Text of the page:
The Rice Export stall owned by Francis Ndege in Toi Market, Nairobi, Kenya, recently has not been too busy with customers. This condition occurred after the price of rice rose. The increase in rice prices was partly triggered by India’s decision to close its rice export faucet.
At current prices, Ndege isn’t sure if his customers—most of whom live in the Kimera slum, Nairobi—can still buy rice from him.
Rice prices in Kenya have skyrocketed recently. Local farmers are unable to meet domestic needs. There are several contributing factors, such as the skyrocketing increase in fertilizer prices and the drought that hit the country. Rice production was also disrupted.
In such difficult conditions, India actually became the focus of traders, such as Ndege. Cheap rice from India can fill the empty niche in rice stocks that cannot be filled by domestic farmers. India’s cheap rice has so far made the poor and vulnerable groups earn around US$2 (Rp 30,600) able to survive.
However, the situation has recently changed completely. The price of rice has gone up by around 20 percent. Obviously, this is not easy for anyone. Since last June, the price of a 25-kilogram sack of rice has increased by 20 percent.
The situation became even more difficult after India temporarily suspended its rice exports starting the third week of last July. New Delhi reasoned that the ban on non-basmati rice exports was to reduce price increases in the domestic market. India’s Ministry of Consumer Affairs, Food and General Distribution, July 20, 2023, said that in the past year, prices have increased by more than 11 per cent. In the last three months, since April 2023, domestic rice prices have increased by 3 percent.
India’s decision had far-reaching implications. The cessation of their exports created a void of around 9.5 million metric tons of rice at the global level.
This This is a new pressure for global food availability, especially for African countries. The food security of these countries had previously been under threat after Russia withdrew from an agreement that had allowed Ukraine to export grain.
The ban on the export of non-basmati rice from India has created a domino effect. A number of producing countries have also banned the export of their products to global markets. The United Arab Emirates, for example, has also suspended rice exports to maintain domestic stocks.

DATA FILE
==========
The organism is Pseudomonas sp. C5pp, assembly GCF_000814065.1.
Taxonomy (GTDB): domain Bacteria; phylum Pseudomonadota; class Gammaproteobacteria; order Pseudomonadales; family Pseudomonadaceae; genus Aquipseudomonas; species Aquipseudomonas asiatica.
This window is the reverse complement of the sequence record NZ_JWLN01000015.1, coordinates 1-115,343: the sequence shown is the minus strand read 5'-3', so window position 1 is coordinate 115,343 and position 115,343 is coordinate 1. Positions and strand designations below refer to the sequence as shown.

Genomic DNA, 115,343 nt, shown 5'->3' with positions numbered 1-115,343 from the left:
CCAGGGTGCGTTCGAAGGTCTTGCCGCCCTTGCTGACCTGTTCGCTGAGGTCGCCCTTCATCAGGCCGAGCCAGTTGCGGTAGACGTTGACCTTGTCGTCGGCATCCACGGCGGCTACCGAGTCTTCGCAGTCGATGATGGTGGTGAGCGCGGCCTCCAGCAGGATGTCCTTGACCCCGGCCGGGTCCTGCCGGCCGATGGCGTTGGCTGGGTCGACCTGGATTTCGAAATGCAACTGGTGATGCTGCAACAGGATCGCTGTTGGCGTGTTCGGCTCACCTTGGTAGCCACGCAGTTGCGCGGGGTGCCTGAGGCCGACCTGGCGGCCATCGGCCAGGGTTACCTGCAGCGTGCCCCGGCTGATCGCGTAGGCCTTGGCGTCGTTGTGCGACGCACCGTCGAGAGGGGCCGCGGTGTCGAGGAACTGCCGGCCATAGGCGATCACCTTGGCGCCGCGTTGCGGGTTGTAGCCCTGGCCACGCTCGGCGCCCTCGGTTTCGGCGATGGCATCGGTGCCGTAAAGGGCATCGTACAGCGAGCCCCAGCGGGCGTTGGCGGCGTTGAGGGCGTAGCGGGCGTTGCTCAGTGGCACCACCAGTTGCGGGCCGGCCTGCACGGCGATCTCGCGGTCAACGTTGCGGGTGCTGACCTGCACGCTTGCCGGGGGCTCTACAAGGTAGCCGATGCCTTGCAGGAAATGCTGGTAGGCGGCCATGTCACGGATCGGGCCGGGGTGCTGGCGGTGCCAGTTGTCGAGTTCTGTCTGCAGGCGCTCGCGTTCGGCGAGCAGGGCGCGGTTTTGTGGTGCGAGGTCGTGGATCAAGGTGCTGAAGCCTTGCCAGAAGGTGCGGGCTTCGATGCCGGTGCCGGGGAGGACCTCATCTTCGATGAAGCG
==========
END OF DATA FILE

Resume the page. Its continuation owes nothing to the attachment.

Not only in Africa, the price of rice in Vietnam has also gone up. The increase touched the highest price in the last 15 years. “The world is at a critical juncture,” said Beau Da-men, an official with the UN’s Food and Agriculture Organization (FAO), in Bangkok.
Before rice exports from India stopped, rice production was disrupted by the chaos of the planting season due to El Nino. The impact of this disruption to rice stocks will be felt around the world. Rice consumption in Africa continues to increase. Countries in this region do not have alternative food ingredients to replace rice or grain products, such as wheat and corn. Most African countries depend on imports.
The impact was like that of Amadou Khan. This 52-year-old man and father of five often skips rice breakfast for his five children. He’s not working anymore. “I can only survive.
Like Kenya, Senegal also depends on rice supplies from India. This situation made the Government of Senegal turn its gaze to other major rice producing countries, namely Thailand or Cambodia.
The lack of clarity regarding the next policy that India will take, coupled with concerns about the uncertain climate and weather, has made the “Country of the White Elephant” rice exporters also unwilling to release their rice to the market.
At the same time, rice mill operators do not want to release their goods to the market. At the farm level they have also increased the price of their pre-milled rice. “No one wants to take risks,” he said. (AP)
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